The Question of God Part 8 (Lewis Segment, “Defender of the Faith“; Conversation 8, “Moral Law“)
As we near the end of our journey, our focus centers on Lewis and the question of an absolute basis for moral law. Just as Modernity reached its zenith in the mid-20th Century, Lewis was emerging as a widely-acclaimed author and an influential apologist for the Christian faith. The prospect of yet another global war question the progressive optimism of modernity’s most aggressive advocates. In place of moral uncertainty and existential angst, Lewis offered the security and comfort of Christian principles as the most sensible and rational remedy for these trying times.
Lewis quickly rose to fame in England in the 1940s after the director of religious programming at the BBC asked him to give some broadcast talks about faith during the Second World War. What started as an experimental series of five 15-minute broadcasts grew into a program fueled by popular demand, and later formed the core of the best-selling book Mere Christianity.
Lewis began by pointing to a basic moral law that came from outside human experience and revealed itself through reason (calling it the Tao, or “the way”). He advocated for an absolute basis for moral law by responding directly to two commonly-expressed modern presuppostions about morality: it is simply a product of cultural evolution (following after instincts) or a mere reflection of social conventions (following after consensus). The former proclaims its faith in progress; the latter places its faith in education. Lewis responds to these presumptions thusly,
- Instinct motivates us more toward self-preservation than toward the well-being of others; what would compel me toward a greater good when it comes at the expense of my own?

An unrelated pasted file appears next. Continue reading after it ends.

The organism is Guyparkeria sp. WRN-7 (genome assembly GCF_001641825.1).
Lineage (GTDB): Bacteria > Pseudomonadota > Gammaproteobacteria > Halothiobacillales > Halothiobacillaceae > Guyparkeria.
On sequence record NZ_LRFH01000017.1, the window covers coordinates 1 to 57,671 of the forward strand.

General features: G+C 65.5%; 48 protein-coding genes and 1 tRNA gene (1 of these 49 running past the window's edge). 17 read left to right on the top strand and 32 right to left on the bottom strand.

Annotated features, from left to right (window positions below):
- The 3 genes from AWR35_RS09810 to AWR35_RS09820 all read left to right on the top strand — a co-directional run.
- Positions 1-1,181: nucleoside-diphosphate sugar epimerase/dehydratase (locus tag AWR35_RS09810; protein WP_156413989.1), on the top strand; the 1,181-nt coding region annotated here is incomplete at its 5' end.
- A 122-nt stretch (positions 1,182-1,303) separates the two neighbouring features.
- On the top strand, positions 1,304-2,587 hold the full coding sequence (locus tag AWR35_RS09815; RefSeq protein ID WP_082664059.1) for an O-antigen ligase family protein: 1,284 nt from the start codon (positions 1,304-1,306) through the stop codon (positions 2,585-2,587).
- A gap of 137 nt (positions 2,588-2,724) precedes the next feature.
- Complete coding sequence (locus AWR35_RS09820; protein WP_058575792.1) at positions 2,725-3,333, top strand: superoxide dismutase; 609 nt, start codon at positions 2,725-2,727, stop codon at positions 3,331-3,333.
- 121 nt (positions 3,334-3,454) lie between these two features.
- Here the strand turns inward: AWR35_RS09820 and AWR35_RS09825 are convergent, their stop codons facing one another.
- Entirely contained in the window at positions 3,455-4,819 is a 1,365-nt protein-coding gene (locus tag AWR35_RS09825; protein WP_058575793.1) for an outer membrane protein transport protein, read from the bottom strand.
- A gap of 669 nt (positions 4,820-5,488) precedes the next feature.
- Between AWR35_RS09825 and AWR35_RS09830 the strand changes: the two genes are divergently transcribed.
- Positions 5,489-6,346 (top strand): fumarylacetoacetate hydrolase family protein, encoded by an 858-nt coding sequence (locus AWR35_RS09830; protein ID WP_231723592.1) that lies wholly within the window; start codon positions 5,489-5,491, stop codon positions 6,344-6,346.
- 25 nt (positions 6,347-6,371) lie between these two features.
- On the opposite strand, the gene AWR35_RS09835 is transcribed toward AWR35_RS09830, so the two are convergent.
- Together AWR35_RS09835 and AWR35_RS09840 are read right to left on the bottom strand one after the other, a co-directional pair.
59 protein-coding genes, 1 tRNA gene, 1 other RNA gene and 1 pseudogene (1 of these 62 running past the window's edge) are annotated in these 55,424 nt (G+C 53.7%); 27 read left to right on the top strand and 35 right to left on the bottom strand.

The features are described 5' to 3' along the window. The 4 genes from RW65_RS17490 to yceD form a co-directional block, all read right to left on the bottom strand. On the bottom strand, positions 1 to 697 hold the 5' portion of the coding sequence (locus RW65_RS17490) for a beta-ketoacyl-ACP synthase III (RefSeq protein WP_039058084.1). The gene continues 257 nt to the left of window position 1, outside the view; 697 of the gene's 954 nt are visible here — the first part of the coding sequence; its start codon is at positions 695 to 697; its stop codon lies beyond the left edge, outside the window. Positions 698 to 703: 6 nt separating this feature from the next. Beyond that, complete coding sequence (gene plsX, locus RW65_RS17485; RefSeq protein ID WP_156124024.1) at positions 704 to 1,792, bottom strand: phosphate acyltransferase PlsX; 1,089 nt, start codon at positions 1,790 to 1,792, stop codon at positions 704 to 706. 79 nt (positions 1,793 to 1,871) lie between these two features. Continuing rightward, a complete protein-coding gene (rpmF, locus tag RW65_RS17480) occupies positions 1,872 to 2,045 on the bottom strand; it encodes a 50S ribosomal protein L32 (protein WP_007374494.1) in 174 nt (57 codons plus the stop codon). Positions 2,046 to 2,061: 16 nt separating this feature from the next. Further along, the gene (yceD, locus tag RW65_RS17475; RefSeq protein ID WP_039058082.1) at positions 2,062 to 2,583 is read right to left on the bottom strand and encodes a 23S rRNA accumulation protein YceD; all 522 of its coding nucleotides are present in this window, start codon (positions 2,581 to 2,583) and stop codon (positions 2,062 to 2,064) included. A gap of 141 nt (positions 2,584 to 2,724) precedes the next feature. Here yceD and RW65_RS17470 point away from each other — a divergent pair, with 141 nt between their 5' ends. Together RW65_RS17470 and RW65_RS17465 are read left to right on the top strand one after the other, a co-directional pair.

- When we face a moral dilemma, we often weigh conflicting choices. If the only “scale” we have available are consequences, how can we truly know which is the “right” choice to make?
- Moral choices are often not merely matters of right and wrong in particular circumstances; they also raise questions of ultimate ends that transcend temporal means. Which is the “better” choice?
- The differences between individual and cultural “conventions” may be great, but they generally apply to matters of minimal moral consequence. In matters of genuine moral consequence, there are rarely drastic differences between individuals and cultures.
- “Progress means not just changing, but changing for the better. If no set of moral ideas were truer or better than any other, there would be no sense in preferring civilized morality to savage morality”
Of course, Freud differed greatly from Lewis concerning the moral law. A God who was the basis of the moral law was consequently subject to accusations of infidelity and even wickedness for “allowing” bad things to happen to a people and a world he claims to love. “In view of these difficulties,” Freud writes in Civilization and its Discontents, “Each of us will be well advised, on some suitable occasion, to make a low bow to the deeply moral nature of mankind.” Faith in mankind’s “deeply moral nature” also motivated philosophical Pragmatism, whose main advocates, William James and John Dewey, placed the practical value of actions before principle-based assessments that weighed ends and means.
In ultimately connecting Moral Law with the Christian Tradition, Lewis counters another popular philosophy of his day, Existentialism. Philosophers like Heidegger and Sartre, along with writers like Camus, held that morality and meaning were products of human choices. To them, choosing defined “being,” and “existence” took priority over “essence.” Unfortunately, existentialism failed to offer any standard but one’s self for making “good” or “right” choices—leaving an entire generation at the mercy of “existential angst”!
Learn more about the Moral Law & Modern Philosophy—Anthony Campolo, Partly Right (Word Books, 1985); J Budziszewski, What We Can’t Not Know (Ignatius, 2002)